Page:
not rated yet Jan 23, 2019
so "water-seller", I'm uncertain whether or not you had made any effort to actually attempt to read the article or the papers it was based on?
Or just leaped to a foolish conclusion straight off the headline?
Cause of course pop-science headlines are never inaccurate hyperbole.... Right?

My conclusion based on your comments?
Or your comments based on a basic ignorance of the science involved?

Who should I believe?

There is chemistry,
there is pre-organic chemistry,
there is organic chemistry. & there is biology.

Which of these are you disputing?

It is generally opinionated that life may have originated within the first billion years after the planet Earth assembled.
There are claims that life began within a few hundred million years of the conglomeration. But I am still skeptical of those claims.

There is a maddenly obtuse overlap between pre-organic complexes & actual organic meta-complexity with self-replication.
not rated yet Jan 24, 2019
Lol, no one knows when or where the emergence of life originated in the whole of the universe so that pretty much debunks the whole articles premise.

So, do you dispute that life originated somewhere in space? ... How did you type your comment if you are not alive?
5 / 5 (1) Jan 24, 2019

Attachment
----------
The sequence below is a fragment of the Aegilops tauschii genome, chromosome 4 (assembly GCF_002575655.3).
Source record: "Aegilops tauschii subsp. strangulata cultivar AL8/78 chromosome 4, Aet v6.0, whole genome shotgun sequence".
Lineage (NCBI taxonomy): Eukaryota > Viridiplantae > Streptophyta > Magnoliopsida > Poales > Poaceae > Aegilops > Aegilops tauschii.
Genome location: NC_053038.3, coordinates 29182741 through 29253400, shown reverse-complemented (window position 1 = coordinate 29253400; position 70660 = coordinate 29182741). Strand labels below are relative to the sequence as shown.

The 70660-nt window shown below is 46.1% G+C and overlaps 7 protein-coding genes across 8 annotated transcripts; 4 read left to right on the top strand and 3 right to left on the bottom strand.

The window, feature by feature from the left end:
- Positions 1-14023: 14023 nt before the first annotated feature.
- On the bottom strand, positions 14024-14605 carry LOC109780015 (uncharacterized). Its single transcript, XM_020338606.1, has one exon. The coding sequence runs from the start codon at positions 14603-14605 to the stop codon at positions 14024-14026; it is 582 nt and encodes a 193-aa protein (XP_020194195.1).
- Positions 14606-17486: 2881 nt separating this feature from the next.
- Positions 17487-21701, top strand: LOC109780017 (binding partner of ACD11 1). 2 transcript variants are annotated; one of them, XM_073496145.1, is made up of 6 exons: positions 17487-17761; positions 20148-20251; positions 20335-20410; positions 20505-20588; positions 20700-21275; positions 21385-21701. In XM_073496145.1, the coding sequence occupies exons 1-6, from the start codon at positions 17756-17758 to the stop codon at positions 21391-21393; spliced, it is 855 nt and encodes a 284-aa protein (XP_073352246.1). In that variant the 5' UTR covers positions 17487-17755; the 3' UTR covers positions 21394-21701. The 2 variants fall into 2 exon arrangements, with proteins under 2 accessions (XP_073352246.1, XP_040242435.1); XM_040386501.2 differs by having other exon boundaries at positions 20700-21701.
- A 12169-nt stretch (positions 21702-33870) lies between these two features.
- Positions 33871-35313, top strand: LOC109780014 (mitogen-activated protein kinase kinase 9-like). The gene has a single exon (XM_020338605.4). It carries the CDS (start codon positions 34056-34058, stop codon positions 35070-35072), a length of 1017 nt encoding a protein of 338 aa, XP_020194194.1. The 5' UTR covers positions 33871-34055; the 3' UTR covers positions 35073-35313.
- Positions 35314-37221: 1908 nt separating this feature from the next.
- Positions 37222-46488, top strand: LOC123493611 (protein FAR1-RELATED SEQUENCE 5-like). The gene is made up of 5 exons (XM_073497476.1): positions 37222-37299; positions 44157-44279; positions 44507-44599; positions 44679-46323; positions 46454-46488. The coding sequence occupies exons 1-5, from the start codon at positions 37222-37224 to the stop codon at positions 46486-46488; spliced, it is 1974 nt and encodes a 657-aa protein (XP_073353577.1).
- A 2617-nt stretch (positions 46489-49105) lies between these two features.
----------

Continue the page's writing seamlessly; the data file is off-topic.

Lol, no one knows when or where the emergence of life originated in the whole of the universe so that pretty much debunks the whole articles premise.

Which part of the word 'could' in the heading of the article don't you understand?

While we may never know how exactly life on Earth got started we can do simulations on how it could have gotten started. Then, based on actual observation of how common the necessary building blocks are, we can get a good idea of how likely it is that life started in way X or way Y.

...which in turn can give us an idea how (un)common life is in the universe.
not rated yet Jan 24, 2019
a_p, I doubt that life began in space.
(i didn't use the "p" word!)

I will concede there is plenty of evidence, chemical activities up to pre-organic chemistry, are heavily distributed throughout the observed Universe.

I do think it still needs to be proven & verified, that the complexity of biology can be sustained, thrive & prevail in in the harsh environment off Earth.

Out of a dozen small. rocky planets in our own system? Only Earth is proven to date to be "It's Alive!" (cue Frankenschteen theme music)

There may be a plentiful supply of pre-organic chemicals everywhere. Doesn't mean that local conditions would certainly result in the development of biology.

- cont'd -
not rated yet Jan 24, 2019
- cont'd -

A speculative of what could of been our Solar System.

The conglomerating Earth planetoid consisted of an enormity of nickel-iron.
Those metals & associated elements such as the varieties of Phosphorous, are now the planetary core. Encased in a crust of lighter elements, since the Hadean.

Phosphorous found with iron-nickel space debris has been randomly raining down. Infusing the Earth's crust, for billions of years.

If our Solar System lacked nickel-iron asteroids since the Hadean Epoch?
The Earth's crust would be deprived of those Phosphorous elements.

& the Earth would be a lifeless water world.

Another possibility? The original chaotic planetesimal disk?
Sorted out an abundance of nickel-iron with extra phosphorous.

Depriving the other other planetesimals of sharing the bounty?

A possible explanation for the failures of Mars & Venus.